GUEST COLUMN

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Environmental Health

Meet Our Featured Guest Columnist:
Victor Cid

is a senior computer scientist at the Disaster Information Research Center of the National Library of Medicine.

Q: What does "health and human rights" mean to you?

A: The understanding that open opportunities to live a healthy life and access to health care are fundamental rights. Unobstructed access to humanity's best health information is a powerful enabling tool.

Meet Our Featured Guest Columnist:
Victor Cid

is a senior computer scientist at the Disaster Information Research Center of the National Library of Medicine.

Q: What does "health and human rights" mean to you?

A: The understanding that open opportunities to live a healthy life and access to health care are fundamental rights. Unobstructed access to humanity's best health information is a powerful enabling tool.

Meet Our Featured Guest Columnists:
Mollie Dahlgren, M.D., and Michael Tees, M.D. , M.P.H.

co-founded the Tulane University chapter of the Student Physicians for Social Responsibility during their first year of medical school, in 2004. The group educates students and the local community about environmental health issues in New Orleans. They organize lectures and film screenings, contact government representatives about local environmental hazards, and develop community health programs. After Hurricane Katrina, the organization took part in Project Releaf, planting trees in areas of New Orleans devastated by the storm.


Q: What does "health and human rights" mean to you?

A: There are many aspects of health that we believe should be basic human rights including access to health care, protection from infectious epidemics and natural disasters and clean neighborhoods. Both have dedicated themselves to helping the local community and consider that a healthy environment is a basic human right. A community owns their environment, just as they own their bodies. The environment is not conventionally thought of as something individuals have any control over and conversely, as something that controls individuals. Ambient industrial pollution, for example, is an aspect of modern life that we have come to accept complacently. Yet the effects of industrial pollution can be profound albeit silent and invisible. In order for a community to take ownership of neighborhoods and demand regulation of pollution, first we must raise awareness that pollution exists and secondly that it affects us. The focus of our work has been on raising awareness of how health and environment interconnect in our own neighborhoods.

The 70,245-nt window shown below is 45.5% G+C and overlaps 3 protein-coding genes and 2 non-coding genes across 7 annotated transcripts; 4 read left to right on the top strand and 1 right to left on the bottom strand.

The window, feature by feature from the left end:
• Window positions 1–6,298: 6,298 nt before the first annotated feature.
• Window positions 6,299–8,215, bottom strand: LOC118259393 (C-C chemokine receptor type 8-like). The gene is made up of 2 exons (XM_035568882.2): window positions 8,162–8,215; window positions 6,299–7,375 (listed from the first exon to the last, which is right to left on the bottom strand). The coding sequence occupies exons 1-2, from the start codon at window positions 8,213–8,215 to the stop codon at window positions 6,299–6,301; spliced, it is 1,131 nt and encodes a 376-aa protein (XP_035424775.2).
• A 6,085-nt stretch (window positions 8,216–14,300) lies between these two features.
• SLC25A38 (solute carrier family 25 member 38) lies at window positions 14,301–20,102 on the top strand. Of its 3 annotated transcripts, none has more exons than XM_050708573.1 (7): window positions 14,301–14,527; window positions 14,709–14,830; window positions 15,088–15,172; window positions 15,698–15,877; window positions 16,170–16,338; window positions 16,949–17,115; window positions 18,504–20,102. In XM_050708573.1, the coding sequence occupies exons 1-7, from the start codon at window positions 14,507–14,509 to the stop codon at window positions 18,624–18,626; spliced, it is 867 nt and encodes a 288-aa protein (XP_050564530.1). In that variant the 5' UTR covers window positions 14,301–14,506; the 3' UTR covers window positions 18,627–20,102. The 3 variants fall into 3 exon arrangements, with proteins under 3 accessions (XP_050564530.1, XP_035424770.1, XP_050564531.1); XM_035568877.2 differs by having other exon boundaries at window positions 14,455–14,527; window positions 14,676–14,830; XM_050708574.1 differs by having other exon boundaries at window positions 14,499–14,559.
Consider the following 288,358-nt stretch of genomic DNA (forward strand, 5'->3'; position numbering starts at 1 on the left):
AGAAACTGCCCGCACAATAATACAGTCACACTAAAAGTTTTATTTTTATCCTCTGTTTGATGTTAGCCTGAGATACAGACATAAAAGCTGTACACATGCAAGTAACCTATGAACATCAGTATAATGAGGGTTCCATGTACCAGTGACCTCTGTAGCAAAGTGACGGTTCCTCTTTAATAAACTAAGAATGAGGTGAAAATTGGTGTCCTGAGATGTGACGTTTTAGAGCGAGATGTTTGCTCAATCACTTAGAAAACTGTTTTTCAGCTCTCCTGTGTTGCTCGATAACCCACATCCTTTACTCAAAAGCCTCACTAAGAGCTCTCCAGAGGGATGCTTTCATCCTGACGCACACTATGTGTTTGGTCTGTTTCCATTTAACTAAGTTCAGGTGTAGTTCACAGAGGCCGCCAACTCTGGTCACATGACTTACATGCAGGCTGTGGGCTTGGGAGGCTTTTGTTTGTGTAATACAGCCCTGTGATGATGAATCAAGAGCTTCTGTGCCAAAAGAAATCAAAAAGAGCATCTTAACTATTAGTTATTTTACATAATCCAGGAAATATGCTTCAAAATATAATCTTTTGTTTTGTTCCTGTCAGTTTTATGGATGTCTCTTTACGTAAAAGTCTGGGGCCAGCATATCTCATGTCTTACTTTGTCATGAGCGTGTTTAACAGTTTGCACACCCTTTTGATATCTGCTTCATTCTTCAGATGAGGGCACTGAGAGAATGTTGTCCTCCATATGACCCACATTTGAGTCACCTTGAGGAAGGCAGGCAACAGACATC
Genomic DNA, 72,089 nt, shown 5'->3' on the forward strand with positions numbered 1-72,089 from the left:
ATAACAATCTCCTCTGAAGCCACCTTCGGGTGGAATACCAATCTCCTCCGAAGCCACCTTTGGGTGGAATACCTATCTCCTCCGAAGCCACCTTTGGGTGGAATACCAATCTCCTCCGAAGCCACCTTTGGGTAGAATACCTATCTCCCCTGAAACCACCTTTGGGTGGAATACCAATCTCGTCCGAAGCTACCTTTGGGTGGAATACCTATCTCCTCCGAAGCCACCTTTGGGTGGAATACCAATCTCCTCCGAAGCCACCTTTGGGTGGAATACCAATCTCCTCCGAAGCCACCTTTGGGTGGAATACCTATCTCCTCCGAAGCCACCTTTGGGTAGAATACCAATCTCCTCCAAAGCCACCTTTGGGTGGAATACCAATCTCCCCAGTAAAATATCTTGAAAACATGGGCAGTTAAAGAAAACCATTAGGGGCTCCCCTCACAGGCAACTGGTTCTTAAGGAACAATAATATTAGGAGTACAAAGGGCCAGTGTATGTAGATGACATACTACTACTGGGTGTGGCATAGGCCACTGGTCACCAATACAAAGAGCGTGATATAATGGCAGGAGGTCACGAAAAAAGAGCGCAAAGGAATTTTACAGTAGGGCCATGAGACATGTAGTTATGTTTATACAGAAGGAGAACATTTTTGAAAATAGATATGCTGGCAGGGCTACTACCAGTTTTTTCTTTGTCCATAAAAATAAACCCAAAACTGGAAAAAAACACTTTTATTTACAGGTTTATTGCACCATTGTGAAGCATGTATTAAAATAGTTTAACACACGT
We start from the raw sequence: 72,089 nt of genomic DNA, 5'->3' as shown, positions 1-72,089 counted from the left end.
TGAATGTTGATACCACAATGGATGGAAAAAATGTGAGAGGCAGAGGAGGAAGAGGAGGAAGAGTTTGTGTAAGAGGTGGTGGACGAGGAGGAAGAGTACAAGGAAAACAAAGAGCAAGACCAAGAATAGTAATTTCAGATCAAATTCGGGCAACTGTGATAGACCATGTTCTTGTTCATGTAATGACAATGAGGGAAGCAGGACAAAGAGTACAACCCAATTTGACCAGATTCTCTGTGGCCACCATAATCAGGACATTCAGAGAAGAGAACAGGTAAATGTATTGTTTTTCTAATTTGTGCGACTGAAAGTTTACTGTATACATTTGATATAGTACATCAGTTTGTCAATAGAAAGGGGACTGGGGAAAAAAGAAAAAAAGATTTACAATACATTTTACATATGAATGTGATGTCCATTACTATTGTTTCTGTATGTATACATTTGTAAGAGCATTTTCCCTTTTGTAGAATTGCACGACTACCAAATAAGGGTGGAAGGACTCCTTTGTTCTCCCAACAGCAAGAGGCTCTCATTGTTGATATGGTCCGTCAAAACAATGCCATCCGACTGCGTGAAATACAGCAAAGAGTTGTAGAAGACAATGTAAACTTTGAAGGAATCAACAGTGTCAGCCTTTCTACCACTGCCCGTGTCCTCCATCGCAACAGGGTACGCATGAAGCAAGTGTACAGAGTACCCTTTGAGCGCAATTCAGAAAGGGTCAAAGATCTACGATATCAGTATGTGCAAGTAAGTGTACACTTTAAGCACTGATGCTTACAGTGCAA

Meet Our Featured Guest Columnist:
Dr. Paul Farmer

is the founding director of Partners In Health, an international aid organization that combines research, training, advocacy, and direct health care services to help people living in some of the poorest areas of the world. Partners In Health empowers local communities by training local residents as doctors, nurses, and outreach workers and allows the views of local residents to shape the actions of the organization. Dr. Farmer developed programs to provide treatment for tuberculosis and HIV patients in Haiti at a time when many argued that these diseases were too expensive to treat in impoverished communities.

Q: What does "health and human rights" mean to you?

A: Social and economic rights, which include the right to health care, have been termed the "neglected stepchildren" of the human rights movements and held up in opposition to the political and civil rights now embraced, at least on paper, by many of the world's governments. So striking is this division within the rights movements that some have come to refer to social and economic rights--that is, the right to health care, clean water, primary education, a decent livelihood, and other basic entitlements--as "the rights of the poor."